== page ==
in Symptom Reporting Between Males and Females at Baseline and After a Sports-Related
Concussion: A Systematic Review and Meta-Analysis.
Miller AJ, Reed LE and Reneker JC. Sports
Med. 2015; [Epub ahead of print].
Home Message: Females are more likely to report concussion-related symptoms at
baseline testing than males. However, following a concussion there are no
differences in symptom reporting between male and female athletes.
influence the prevalence of symptoms at baseline testing and after a
concussion. For example, if males and females report concussion-related
symptoms differently at baseline testing and after concussions then they may
need different criteria to determine severity and recovery. Therefore, Brown
and colleagues completed a systematic review and meta-analysis to determine if
a difference exists between sexes with regards to self-reporting individual
symptoms in high school and college athletes.
The authors identified 21 studies from a pool of 195 studies that the
authors originally identified by an electronic search and a manual review of
reference lists from included articles. Articles were included if: (1) patients
self-reported symptoms at any time, (2) high school and/or collegiate athletes
were included (3) the concussion occurred as a result of sport activity, (4)
symptom reporting was separated by sex, and (5) the article was written in
English. All studies were screened for inclusion and study quality by 2
independent reviewers. The Quality of Cohort Studies, version II was used to
assess the quality of each study. The 2 primary outcomes extracted from each
study were the prevalence of symptom reporting and total symptoms score
(calculated by adding each symptom severity on a Likert scale). Overall, all
studies included were of either good (17) or acceptable (4) quality. Women were
43% more likely to report any symptoms at baseline than males. Specifically,
women were more likely to report at baseline a difficulty concentrating,
problems with hearing/vision, headaches/migraines, emotional disturbances
(e.g., depression, nervousness, irritability), and energy/sleep disturbances. Post-concussion,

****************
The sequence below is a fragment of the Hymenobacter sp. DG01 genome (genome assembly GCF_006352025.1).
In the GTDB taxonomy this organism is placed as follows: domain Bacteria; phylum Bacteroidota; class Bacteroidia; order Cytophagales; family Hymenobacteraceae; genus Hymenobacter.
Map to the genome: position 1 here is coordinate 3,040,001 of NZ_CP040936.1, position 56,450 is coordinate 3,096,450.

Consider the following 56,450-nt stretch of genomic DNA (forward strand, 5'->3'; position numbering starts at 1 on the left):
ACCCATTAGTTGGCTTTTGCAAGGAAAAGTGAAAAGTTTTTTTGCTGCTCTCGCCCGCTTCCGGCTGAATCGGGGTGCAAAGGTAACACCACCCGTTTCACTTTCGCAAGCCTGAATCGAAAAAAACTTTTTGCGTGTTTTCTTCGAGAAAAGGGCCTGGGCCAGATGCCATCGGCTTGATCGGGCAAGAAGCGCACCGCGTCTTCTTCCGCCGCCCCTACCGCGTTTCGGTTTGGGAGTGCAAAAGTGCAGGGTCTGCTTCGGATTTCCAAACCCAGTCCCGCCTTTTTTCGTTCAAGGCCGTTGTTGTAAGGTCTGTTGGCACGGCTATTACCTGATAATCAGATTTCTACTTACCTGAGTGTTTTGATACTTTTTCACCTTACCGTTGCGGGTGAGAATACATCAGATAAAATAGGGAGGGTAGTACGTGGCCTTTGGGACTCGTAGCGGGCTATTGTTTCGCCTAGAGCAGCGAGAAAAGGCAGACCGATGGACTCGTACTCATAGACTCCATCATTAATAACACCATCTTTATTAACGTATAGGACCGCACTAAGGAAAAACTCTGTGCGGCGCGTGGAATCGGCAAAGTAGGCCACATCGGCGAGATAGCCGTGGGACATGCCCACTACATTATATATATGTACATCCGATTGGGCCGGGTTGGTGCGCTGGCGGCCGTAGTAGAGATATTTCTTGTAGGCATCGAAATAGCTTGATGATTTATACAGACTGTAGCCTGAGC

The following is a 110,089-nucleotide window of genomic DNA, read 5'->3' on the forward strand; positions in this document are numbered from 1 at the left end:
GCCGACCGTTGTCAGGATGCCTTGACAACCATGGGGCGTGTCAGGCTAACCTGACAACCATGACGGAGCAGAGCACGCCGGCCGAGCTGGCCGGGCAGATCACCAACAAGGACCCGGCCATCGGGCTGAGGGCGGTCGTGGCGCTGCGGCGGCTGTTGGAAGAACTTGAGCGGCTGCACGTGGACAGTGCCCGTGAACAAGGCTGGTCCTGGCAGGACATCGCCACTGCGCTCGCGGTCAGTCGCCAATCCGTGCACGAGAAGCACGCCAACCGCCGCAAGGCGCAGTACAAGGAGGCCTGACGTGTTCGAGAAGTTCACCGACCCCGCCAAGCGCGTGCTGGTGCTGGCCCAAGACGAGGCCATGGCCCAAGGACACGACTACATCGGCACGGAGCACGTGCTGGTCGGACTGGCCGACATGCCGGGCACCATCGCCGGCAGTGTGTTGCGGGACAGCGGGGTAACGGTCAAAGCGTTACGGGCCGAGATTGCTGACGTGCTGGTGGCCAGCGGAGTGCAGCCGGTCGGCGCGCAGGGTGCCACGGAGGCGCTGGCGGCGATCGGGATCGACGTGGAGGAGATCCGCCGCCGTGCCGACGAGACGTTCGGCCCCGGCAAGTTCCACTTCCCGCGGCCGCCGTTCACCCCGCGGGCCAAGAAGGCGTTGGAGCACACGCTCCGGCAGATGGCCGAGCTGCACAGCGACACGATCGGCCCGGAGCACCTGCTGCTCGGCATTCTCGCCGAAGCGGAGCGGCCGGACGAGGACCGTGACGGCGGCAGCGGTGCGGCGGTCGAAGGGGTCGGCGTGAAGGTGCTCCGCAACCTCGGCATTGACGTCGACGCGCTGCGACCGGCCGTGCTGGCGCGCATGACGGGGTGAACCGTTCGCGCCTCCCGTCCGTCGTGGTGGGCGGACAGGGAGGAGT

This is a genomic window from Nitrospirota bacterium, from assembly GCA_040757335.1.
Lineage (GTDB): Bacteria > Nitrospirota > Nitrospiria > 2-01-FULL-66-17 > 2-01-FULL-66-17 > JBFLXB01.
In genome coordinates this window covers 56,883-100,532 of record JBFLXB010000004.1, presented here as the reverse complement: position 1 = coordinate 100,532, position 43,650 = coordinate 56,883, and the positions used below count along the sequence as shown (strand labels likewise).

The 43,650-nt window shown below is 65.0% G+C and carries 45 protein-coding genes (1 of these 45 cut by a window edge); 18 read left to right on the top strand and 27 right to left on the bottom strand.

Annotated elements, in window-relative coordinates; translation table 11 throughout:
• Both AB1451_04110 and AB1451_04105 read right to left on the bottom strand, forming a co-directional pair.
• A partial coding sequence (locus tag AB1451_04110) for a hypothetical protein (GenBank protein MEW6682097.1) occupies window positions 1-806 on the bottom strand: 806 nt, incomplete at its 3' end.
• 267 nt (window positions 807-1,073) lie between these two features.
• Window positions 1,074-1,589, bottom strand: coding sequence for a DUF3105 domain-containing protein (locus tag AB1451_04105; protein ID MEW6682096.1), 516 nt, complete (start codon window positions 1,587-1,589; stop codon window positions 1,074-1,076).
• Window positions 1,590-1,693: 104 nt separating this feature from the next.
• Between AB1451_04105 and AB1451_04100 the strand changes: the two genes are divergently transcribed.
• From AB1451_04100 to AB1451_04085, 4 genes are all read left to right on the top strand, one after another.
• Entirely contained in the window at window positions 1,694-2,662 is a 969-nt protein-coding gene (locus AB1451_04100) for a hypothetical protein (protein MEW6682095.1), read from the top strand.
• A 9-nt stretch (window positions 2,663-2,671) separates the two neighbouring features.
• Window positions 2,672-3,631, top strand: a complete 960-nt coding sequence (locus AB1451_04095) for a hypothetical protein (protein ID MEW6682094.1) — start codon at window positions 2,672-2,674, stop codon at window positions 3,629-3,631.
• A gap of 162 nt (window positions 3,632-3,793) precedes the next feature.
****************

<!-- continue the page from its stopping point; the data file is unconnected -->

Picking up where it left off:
no difference existed between males and females with regards to reporting all
symptoms; however, women were 45% less likely to report confusion. With regards
to total symptom score, females had higher total symptom scores on 2 different
scales at baseline and after a concussion but these differences were small and
unlikely clinically relevant.
when evaluating a concussion and determining recovery. Interestingly, females
were more likely to report symptoms at baseline; however, this difference did
not persist following a concussive event. This can help clinicians during
baseline and initial concussion assessment. The higher initial symptom
reporting could be caused by normal hormonal changes during the menstrual
cycle. If this is true then clinicians should be aware of this and may also
want to consult the athlete’s use of contraceptives as this may impact the
number and severity of symptoms reported. It should be noted that the current
systematic review could not account for past concussion history of these
populations. A history of concussion could also impact these reported symptoms.
Ultimately, clinicians should consider individual differences in baseline
concussion symptom reporting, the individual’s concussion history prior to
sport participation, phase of menstrual cycle, and contraceptive use. The
authors also suggest that it may be helpful to ask females to complete baseline
testing twice (pre-menstruation and during menstruation). This will better
equip clinicians to decipher the changes that occur following a concussive
concussion symptom reporting, do you consider the athlete’s reported menstrual
activity? How do you feel this impacts your clinical-decision making following
a potential concussion?
Brown, D., Elsass, J., Miller, A., Reed, L., & Reneker, J. (2015). Differences in Symptom Reporting Between Males and Females at Baseline and After a Sports-Related Concussion: A Systematic Review and Meta-Analysis Sports Medicine, 45 (7), 1027-1040 DOI: 10.1007/s40279-015-0335-6